But I feel we have been relegated too far and I cannot see that it has anything to do with a real fear. I cannot figure out how the US television channel, NBC, decided on which countries to include in the 'Superstars of Dance' show that is now the latest piece of hit 'reality TV' (see NBC website). But I don't see any representation from the Caribbean. Usain bolted to gold in Beijing last summer and showed the world the 'gully creeper' and the 'nuh linga'; and maybe that killed Jamaica's chances. Sure, it's family television so we don't expect to see dance hall fashions such as 'dutty wine' or other sexually-oriented moves. But all we get are the US (not even country square dancing but some popular pot-pourri and, oh yeah let me look closely at the shade of those dancers--grey, blue, black?); Russia (Cossack dancing again, but not on horseback?): China (Kung fu in tights; no one knows the country and we will have endless debates about the ages of the dancers and if they were denied the rights to bear children and whether they have been in training since childbirth); India (I love Bollywood, and traditional Hindu dancing, but...). Sure, these four countries take care of the world audience on most indicators, including all the potential nuclear superpowers. But the next tier leaves me baffled. Why Australia (not even a play on "Simply Ballroom"; will we have hunky men dancing with a tinny or a rugby ball?)? South Africa (alright if it's some Zulu dancing but men in gumboots and mining helmets? Where is the morphine?)? Too much 'political correctness' by having a representative from Africa. Pleeeesee!!! Ireland (good grief, "River Dance" and its hyper jigging popularized by Flatley is as puke-inducing as remakes of "Mamma Mia"). Then, Argentina (the Tango is exotic and I hope that the contestants don't spit if they lose--yes, I'm prejudiced--or try to kick and punch the other contestants, forgetting that it's not a World Cup soccer match). I'm utterly baffled that they call this 'contest' a 'global' array. Oh yeah, the same global that has two American teams playing for the 'world championship' in sports mainly played by Americans and when they meet real foreign competition they look ordinary or accuse them of cheating. No Brazilian samba? No Swiss or German lederhosen dancing? No Cuban salsa? No Sabar dancing from Senegal (see the video)? Please don't try this before extensive training.

No North African belly dancing?

Boo-hiss for the so-called 'arbiters of taste'. Enough US domination of judging 'world' affairs. Yet, is our frustration and ire against America and Americans going to mount sufficiently for us to want to invade the USA and demand that they give us appropriate recognition? We are small in number but big in talent, right. Maybe those waves of migrants who are already there will start to rail and get up bad and start to damage a few places other than the cash registers at malls and restaurants to show that we mean business.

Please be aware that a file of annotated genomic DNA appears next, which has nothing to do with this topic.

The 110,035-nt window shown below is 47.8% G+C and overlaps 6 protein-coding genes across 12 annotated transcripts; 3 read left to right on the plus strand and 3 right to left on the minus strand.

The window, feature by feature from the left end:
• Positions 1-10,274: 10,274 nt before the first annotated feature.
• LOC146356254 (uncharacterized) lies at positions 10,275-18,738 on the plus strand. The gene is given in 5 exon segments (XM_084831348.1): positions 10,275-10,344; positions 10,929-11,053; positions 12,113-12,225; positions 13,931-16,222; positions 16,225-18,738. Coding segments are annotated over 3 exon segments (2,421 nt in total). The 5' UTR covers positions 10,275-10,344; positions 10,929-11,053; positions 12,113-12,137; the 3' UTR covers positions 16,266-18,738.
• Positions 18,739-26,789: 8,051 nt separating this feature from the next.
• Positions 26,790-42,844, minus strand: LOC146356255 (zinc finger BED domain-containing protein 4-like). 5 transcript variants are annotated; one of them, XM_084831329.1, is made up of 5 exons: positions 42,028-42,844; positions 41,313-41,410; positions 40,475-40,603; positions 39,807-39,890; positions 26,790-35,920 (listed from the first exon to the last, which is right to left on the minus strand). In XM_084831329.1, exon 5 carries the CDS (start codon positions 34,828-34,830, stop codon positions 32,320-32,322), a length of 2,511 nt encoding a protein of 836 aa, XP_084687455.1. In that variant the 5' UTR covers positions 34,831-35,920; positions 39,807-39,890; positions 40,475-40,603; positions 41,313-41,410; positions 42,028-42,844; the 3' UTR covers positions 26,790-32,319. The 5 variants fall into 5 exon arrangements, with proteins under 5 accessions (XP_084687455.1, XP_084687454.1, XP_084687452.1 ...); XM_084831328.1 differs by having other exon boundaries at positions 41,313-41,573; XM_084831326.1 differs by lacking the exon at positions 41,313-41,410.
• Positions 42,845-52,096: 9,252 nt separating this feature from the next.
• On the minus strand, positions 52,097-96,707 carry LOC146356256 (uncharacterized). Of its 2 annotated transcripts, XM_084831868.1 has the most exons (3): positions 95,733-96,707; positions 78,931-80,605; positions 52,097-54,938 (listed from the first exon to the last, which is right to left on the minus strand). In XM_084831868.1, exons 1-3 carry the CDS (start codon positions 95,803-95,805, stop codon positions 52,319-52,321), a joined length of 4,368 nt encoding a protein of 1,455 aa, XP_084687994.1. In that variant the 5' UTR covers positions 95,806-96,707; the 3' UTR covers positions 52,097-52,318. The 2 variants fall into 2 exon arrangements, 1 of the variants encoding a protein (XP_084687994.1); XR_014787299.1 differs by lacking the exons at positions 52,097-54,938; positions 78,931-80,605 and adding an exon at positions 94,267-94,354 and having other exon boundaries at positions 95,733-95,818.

I try to get a gauge of where we as humans go wrong by watching what animals, birds and plants do. They apparently do not have concerns such as geo-political strategy to burden them and direct their fears, though one friend explains to me that the 'alpha male' in the ape colony is very concerned with geography--agreed--and politics are at work when he tries to win over the hearts of the females and diss the other males. Putting that aside for the moment, though, the animal and plant kingdoms can be instructive. They have been observed and measured by humans, who have noted a certain genetic disposition and it seems that they perform much in line with that. Let's agree that we agree on the fundamental observations. Animals and plants are affected by what we do, so they are affected by climate change, and by our desire to put unnatural things in place of the natural, or to reconfigure in a drastic way the shape and nature of the world. They also adapt to nature's randomness. But do they live in fear of us and are they likely to attack us for what we do to them?

Yesterday, I returned home from vacation and was stunned by what I saw in my yard. A man was standing by my car; it's doors were all open and he was throwing water all over the car. That was alright as the surprise valet service was a great touch. But, beside the car on the ground was something that should have been in the air; the branches of a tree were around my car. What had happened? A lightning storm had felled some branches, which went onto an electricity wire. Nothing much happened of note during the late afternoon. But this morning was interesting. All the birds I could see were on the branches of the felled trees. Many were taking advantage of the access to tendrils and twigs to take away and make nesting; clearly, labour saving is not alien to bird and why fly high when the material you need is nearer to the ground? I guess the environment in the yard holds few if any predators and they have not yet adopted any attack postures--they notably ignore the obvious predator in my neutered tom cat, who is seen as a washed-up threat (so low male self-esteem stretches over the animal line too, so much for reputation). There the birds have stayed and worked all morning, bar an hour when some guys from BL&P came to clear away the dead branches. These guys were not to know that they were doing anything wrong. The birds are now back foraging in the living trees and on the ground for what little the neatniks have left behind;I'll watch to see how they readjust to the loss of the limbs above and the rapid removal of the windfall that was on the ground. The cat remains unnoticed under the shrubs. Should be await a wave of airborne attacks because of what has been done to their 'homeland'?

My phrase for the first week of 2009 seems to be 'food for thought'. I admit that I think too much.